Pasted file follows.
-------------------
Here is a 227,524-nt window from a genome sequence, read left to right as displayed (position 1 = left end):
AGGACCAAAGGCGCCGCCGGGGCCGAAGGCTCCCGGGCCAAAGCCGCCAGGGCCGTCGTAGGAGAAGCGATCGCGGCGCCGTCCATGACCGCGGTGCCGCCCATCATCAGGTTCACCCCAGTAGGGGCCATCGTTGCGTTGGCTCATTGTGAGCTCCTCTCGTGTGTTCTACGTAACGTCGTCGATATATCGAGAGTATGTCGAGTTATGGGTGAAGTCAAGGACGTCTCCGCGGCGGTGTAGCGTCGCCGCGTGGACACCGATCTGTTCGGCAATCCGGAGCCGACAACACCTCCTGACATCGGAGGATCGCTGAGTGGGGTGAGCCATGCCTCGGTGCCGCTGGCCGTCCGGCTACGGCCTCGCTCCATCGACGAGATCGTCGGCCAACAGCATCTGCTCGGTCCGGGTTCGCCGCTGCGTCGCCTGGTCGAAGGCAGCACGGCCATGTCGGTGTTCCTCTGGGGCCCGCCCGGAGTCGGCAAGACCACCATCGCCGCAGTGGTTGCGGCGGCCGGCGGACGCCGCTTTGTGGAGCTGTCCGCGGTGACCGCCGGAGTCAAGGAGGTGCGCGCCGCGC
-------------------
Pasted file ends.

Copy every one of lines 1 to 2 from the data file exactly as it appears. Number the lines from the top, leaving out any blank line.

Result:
Here is a 227,524-nt window from a genome sequence, read left to right as displayed (position 1 = left end):
AGGACCAAAGGCGCCGCCGGGGCCGAAGGCTCCCGGGCCAAAGCCGCCAGGGCCGTCGTAGGAGAAGCGATCGCGGCGCCGTCCATGACCGCGGTGCCGCCCATCATCAGGTTCACCCCAGTAGGGGCCATCGTTGCGTTGGCTCATTGTGAGCTCCTCTCGTGTGTTCTACGTAACGTCGTCGATATATCGAGAGTATGTCGAGTTATGGGTGAAGTCAAGGACGTCTCCGCGGCGGTGTAGCGTCGCCGCGTGGACACCGATCTGTTCGGCAATCCGGAGCCGACAACACCTCCTGACATCGGAGGATCGCTGAGTGGGGTGAGCCATGCCTCGGTGCCGCTGGCCGTCCGGCTACGGCCTCGCTCCATCGACGAGATCGTCGGCCAACAGCATCTGCTCGGTCCGGGTTCGCCGCTGCGTCGCCTGGTCGAAGGCAGCACGGCCATGTCGGTGTTCCTCTGGGGCCCGCCCGGAGTCGGCAAGACCACCATCGCCGCAGTGGTTGCGGCGGCCGGCGGACGCCGCTTTGTGGAGCTGTCCGCGGTGACCGCCGGAGTCAAGGAGGTGCGCGCCGCGC